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Date & Time

Tuesday 23rd November
6:30pm – 8:00pm


Complimentary. Please note that places for this event are limited. We therefore encourage you to register as soon as possible.

Deadline and link

The deadline to register for this event has now passed.


You’ll be given a link to the event. You should not share this link, but members of your household are welcome to join the call (these guests will be with you on camera, using the same device/Zoom account). 

Submitting questions in advance

Johnians are welcome to submit questions in advance, if they wish. Please send your questions to

General information

For further information or if you have any enquiries, please contact the Development Office on 01223 338700 or at

Computer Sciences then and now: Discussing Maurice Wilkes’ legacy

Sir Maurice Wilkes (1931) led the development of the Electronic Delay Storage Automatic Calculator (EDSAC) at the University of Cambridge Mathematical Laboratory in the 40’s. EDSAC was the first practical computer intended to provide a service to scientists in other disciplines and was the basis for the world’s first business computer, LEO.

Wilkes was the most important figure in the development of practical computing in the UK, making significant contributions to software development, microprogramming and cache memory. Since then, the evolution of Computer Science has been so significant that we now live in a computer-driven world.

Please join us for a discussion of Maurice Wilkes’ legacy on Tuesday 23 November, 6.30pm to 8pm, with fellow Johnians experts in the field of Computer Sciences.

Meet the panel

Team Member Skip Team Member
Professor Robert Mullins (2007)

Reader in Computer Architecture at the Department of Computer Science and Technology and a founder of Raspberry Pi Foundation.

Team Member Skip Team Member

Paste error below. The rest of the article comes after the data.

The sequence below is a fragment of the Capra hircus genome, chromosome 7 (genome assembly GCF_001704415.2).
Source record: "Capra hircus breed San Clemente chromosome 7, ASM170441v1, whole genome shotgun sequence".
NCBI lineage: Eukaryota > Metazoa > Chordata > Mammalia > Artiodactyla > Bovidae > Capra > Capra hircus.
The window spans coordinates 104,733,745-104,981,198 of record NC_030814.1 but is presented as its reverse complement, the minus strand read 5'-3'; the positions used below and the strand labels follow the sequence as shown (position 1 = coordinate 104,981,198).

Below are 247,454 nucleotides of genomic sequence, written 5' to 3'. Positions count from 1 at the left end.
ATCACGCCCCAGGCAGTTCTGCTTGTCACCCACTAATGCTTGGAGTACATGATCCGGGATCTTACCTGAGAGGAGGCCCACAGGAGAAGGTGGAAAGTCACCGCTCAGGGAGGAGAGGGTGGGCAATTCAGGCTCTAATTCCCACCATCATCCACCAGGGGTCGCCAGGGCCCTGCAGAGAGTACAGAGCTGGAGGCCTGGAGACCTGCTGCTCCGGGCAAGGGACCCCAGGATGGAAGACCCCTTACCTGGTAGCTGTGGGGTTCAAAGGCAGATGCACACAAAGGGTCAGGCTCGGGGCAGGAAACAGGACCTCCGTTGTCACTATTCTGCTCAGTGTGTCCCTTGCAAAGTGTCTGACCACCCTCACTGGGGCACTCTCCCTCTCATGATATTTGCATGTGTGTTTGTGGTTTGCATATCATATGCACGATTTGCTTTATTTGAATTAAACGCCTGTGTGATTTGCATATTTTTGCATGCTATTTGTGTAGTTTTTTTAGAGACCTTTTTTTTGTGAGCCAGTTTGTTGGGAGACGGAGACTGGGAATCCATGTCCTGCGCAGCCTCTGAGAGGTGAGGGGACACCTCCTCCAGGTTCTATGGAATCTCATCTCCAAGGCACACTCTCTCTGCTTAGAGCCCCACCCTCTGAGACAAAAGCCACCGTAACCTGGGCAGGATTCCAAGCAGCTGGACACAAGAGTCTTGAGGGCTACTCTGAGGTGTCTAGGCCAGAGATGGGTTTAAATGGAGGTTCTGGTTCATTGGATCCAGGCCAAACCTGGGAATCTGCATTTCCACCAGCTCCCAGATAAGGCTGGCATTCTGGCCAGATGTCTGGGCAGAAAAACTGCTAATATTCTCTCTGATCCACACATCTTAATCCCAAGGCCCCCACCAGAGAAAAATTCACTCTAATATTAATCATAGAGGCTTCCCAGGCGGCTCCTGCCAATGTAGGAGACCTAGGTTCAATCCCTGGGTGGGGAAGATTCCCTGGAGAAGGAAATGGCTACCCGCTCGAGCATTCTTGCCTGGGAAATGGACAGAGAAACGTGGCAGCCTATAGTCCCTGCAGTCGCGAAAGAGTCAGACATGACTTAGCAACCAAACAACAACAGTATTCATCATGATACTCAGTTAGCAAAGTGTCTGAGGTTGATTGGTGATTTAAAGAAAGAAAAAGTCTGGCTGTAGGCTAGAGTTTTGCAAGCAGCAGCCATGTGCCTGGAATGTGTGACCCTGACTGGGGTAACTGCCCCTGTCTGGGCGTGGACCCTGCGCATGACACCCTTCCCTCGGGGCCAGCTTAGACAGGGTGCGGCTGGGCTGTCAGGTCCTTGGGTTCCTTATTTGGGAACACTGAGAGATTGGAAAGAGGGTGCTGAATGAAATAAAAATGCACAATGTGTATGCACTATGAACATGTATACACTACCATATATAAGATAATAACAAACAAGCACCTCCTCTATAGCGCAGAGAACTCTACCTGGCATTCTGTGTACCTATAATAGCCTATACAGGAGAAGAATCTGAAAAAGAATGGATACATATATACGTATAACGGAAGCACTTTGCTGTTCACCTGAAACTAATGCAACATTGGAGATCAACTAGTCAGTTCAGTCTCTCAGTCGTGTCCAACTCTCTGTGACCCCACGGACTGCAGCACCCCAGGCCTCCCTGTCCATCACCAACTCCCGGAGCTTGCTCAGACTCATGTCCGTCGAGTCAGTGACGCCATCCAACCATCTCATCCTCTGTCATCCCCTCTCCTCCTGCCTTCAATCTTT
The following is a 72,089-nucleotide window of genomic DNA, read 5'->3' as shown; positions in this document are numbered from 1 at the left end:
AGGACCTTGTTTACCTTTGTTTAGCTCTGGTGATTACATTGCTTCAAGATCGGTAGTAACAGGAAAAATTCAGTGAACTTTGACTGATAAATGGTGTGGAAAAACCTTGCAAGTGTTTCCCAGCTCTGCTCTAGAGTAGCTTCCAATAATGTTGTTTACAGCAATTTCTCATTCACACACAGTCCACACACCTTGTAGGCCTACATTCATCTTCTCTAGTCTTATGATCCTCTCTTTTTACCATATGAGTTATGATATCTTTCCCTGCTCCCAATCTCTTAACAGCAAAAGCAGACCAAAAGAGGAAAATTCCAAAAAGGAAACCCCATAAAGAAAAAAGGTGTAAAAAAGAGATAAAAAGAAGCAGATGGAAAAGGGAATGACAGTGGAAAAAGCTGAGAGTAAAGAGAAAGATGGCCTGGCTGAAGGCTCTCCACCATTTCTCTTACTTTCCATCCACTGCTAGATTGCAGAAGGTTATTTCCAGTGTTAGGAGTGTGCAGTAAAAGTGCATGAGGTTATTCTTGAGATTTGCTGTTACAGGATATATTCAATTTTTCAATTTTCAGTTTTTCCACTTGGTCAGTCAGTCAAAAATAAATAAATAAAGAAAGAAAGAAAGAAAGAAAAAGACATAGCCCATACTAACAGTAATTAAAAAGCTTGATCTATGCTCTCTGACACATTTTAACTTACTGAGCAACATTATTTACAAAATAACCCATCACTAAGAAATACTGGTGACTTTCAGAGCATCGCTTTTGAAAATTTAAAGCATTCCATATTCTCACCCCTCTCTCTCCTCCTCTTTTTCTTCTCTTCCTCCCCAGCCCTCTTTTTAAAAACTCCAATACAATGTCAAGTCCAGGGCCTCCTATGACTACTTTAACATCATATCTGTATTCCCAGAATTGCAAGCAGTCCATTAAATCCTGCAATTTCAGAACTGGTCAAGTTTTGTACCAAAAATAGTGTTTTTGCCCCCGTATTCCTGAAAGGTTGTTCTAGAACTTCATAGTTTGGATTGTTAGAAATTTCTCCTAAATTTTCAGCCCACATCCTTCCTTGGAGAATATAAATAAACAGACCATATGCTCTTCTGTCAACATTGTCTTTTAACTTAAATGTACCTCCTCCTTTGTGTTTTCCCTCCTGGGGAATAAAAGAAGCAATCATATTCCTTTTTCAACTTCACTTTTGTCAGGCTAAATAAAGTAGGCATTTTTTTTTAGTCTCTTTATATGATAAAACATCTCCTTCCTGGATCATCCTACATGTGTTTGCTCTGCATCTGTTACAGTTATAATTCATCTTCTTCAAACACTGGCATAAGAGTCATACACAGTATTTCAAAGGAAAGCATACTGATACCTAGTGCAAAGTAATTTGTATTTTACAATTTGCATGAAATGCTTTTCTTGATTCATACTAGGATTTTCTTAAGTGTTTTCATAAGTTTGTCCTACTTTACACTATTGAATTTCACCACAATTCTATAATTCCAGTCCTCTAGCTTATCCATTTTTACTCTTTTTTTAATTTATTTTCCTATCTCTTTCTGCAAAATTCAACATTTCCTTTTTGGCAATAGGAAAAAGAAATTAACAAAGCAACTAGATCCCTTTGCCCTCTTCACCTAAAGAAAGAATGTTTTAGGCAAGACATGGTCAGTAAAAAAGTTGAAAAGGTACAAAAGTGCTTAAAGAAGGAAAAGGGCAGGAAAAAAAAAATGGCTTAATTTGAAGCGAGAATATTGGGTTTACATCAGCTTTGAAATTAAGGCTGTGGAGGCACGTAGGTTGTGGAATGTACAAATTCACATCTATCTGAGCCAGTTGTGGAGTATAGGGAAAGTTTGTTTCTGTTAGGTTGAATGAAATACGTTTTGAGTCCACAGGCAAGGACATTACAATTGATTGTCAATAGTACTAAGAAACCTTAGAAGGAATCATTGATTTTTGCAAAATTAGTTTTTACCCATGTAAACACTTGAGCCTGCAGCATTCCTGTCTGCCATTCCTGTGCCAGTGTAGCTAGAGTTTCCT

Michelle Seng Ah Lee (2019)

PhD Candidate at Cambridge Computer Lab and a Senior Manager and AI Ethics Lead in the Risk Analytics team at Deloitte UK

Team Member Skip Team Member
Dr Simon Crosby (1990)

Ph.D. in Computer Science and the CTO at SWIM.AI. Previously, he served as the CTO of Data Centre and Cloud Division at Citrix Systems.

Make the most of virtual events

Find a quiet, private space

It’s important to find a quiet space to listen to the talk in order not to be disruptive to others while your microphone is on.

Always mute your microphone if you’re not speaking

This ensures you enter the talk quietly and that any background noises that could be distracting to the speaker and other participants are now inaudible. To ‘mute’ yourself, click the ‘Mute’ button (a microphone symbol). A red slash will appear over the microphone icon indicating that your audio is now off.

Raise your hand

During the Q&A session, click on the icon labelled ‘Participants’ at the bottom centre of your PC or Mac screen. At the bottom of the window on the right side of the screen, click the button labelled ‘Raise Hand’. Your digital hand is now raised, and the moderator will tell you when it’s your turn to ask your question.